“N.B.” vs. “P.S.” – Difference Explained (Email Usage)

Abbreviations can be fairly common with formal writing. You might see them in letters or emails addressed to you, and it would help to understand what they all mean. This article will look at “N.B.” and “P.S.” and the differences between them both.

What Is The Difference Between “N.B.” And “P.S.”?

“N.B.” means “nota bene,” which we use to refer readers to a specific piece of information and “take note” of it. This will help them to remember it later. “P.S.” means “postscript,” which is additional information we include at the end of a letter or email.

nb vs ps

We typically use “N.B.” when we want to draw the reader’s attention to something. If we don’t include it, they might miss a vital piece of information:

  • Work is canceled on Friday.
  • N.B., work is canceled on Friday.

Including “N.B.” helps to draw people’s attention to the fact, and they will more likely “note” it down and remember it.

The same applies to “P.S.,” though we typically use it when we want to add further information to an email or letter that we’ve already finished. It might not have been relevant information to add to the body of the text:

  • P.S., if you don’t see the hidden message in this email, I don’t want you to reply.
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What Does “N.B.” Mean?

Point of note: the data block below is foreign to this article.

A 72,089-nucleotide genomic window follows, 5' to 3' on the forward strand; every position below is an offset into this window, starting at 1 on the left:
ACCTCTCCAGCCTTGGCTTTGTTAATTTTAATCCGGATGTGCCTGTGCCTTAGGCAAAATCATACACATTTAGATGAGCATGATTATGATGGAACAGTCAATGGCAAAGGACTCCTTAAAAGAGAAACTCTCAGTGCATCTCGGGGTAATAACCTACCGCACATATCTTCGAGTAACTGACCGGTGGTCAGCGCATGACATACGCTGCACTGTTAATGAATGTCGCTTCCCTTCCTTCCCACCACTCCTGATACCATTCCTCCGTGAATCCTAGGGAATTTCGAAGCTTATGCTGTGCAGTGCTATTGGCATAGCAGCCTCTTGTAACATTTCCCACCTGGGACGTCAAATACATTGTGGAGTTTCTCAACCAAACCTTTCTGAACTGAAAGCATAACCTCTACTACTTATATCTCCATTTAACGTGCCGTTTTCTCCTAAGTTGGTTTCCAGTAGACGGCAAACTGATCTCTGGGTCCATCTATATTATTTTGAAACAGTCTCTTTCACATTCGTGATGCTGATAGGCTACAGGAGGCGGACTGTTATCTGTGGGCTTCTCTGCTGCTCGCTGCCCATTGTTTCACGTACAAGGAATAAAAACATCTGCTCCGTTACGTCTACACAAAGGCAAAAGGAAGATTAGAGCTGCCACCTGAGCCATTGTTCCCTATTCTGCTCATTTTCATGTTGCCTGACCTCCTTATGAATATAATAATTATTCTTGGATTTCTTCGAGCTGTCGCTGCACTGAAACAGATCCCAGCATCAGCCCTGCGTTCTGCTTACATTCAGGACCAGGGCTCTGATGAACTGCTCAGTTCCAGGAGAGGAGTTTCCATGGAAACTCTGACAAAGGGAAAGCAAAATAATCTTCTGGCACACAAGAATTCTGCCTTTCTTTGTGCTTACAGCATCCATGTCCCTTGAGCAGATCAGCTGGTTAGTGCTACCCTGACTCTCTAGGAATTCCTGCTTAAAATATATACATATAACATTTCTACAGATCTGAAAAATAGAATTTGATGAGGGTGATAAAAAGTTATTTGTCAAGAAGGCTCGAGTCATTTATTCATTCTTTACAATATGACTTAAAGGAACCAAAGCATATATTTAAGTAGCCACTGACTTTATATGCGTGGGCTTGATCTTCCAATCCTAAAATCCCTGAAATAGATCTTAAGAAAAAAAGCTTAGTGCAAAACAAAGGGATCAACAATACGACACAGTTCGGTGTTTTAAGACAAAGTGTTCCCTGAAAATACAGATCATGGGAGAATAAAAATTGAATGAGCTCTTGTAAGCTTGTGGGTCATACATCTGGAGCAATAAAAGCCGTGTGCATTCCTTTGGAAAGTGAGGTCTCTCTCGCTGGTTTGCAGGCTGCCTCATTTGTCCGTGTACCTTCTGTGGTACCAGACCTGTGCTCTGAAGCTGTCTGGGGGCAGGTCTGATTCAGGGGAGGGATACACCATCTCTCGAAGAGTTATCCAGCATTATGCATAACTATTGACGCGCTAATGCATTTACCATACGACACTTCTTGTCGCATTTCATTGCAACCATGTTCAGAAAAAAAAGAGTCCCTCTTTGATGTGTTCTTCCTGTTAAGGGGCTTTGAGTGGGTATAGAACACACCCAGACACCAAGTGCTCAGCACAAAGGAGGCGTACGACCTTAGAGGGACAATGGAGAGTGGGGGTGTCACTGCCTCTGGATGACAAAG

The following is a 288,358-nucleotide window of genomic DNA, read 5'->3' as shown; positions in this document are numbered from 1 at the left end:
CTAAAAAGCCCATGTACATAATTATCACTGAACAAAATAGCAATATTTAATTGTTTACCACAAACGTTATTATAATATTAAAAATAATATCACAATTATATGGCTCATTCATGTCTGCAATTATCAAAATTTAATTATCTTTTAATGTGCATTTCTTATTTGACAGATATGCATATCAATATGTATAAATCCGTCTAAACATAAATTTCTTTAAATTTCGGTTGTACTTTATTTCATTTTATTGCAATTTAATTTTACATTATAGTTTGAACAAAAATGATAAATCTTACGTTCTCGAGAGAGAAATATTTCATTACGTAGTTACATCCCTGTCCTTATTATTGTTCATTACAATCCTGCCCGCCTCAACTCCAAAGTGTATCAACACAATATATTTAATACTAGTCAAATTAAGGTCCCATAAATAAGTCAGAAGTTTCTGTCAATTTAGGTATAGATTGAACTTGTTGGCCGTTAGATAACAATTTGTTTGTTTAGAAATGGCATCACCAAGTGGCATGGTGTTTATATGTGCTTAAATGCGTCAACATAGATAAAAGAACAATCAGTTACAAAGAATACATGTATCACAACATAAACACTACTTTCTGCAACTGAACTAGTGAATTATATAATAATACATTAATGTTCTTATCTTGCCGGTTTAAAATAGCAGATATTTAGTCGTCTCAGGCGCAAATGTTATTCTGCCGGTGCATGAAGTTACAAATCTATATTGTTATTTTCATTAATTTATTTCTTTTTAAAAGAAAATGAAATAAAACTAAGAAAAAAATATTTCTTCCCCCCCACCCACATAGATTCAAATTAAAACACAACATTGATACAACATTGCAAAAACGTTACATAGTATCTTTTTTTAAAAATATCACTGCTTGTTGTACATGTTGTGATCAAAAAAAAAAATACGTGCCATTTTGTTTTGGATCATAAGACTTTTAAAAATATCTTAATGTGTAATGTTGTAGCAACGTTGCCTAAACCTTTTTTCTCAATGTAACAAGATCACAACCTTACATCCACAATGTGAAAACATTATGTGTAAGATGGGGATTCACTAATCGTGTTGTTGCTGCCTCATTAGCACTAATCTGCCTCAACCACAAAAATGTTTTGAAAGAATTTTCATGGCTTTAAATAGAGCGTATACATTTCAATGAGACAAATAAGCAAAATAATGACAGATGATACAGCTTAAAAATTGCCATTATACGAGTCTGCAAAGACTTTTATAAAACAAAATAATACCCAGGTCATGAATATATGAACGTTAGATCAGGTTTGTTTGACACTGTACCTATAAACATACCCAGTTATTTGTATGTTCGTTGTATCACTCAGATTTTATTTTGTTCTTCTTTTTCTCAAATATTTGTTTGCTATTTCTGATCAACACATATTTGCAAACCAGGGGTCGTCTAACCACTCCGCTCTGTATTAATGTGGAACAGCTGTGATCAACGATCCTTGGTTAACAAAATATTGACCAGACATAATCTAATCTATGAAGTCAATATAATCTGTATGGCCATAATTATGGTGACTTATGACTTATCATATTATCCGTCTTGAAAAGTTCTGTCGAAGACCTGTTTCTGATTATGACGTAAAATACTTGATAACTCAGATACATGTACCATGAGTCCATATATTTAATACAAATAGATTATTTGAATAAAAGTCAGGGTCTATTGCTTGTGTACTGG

So, let’s look a little closer at the meaning of both to help you understand what they mean.

“N.B.” means “nota bene.” It is a Latin phrase that means “note well” and indicates to the reader that we want them to make a special note about the following information. This will allow them to refer back to the information at a later time.

“N.B.” (or NB) works well when we want people to acknowledge something.

Sometimes, the information we use with “N.B.” is crucial for the reader, and we won’t want them to miss it because it could lead to some problems.

For example, let’s say you’re writing in to let work know you’re on holiday next week:

  • I won’t be in the office next week.

While this works as a message to remind them, it’s too easy to overlook. If your boss overlooks that message, you could be in a lot of trouble for missing work without reason.

However, including “N.B.” removes this issue:

  • N.B., I won’t be in the office next week.

Now, there is no reason for them to overlook it. And, if they do, it’s on them, and you can’t get in trouble because you gave them plenty of reminders and reasons to “take note.”

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What Does “P.S.” Mean?

“P.S.” isn’t quite the same thing as “N.B.” Therefore, we should understand more about its meaning before we use either.

“P.S.” means “postscript.” It means that we are literally adding information to the end of a document (“post” meaning “after,” and “script” referring to the document or letter). The information is usually not all that relevant to the message but is still useful to include.

Most of the time, “P.S.” highlights important information that would have been irrelevant to the overall email or letter.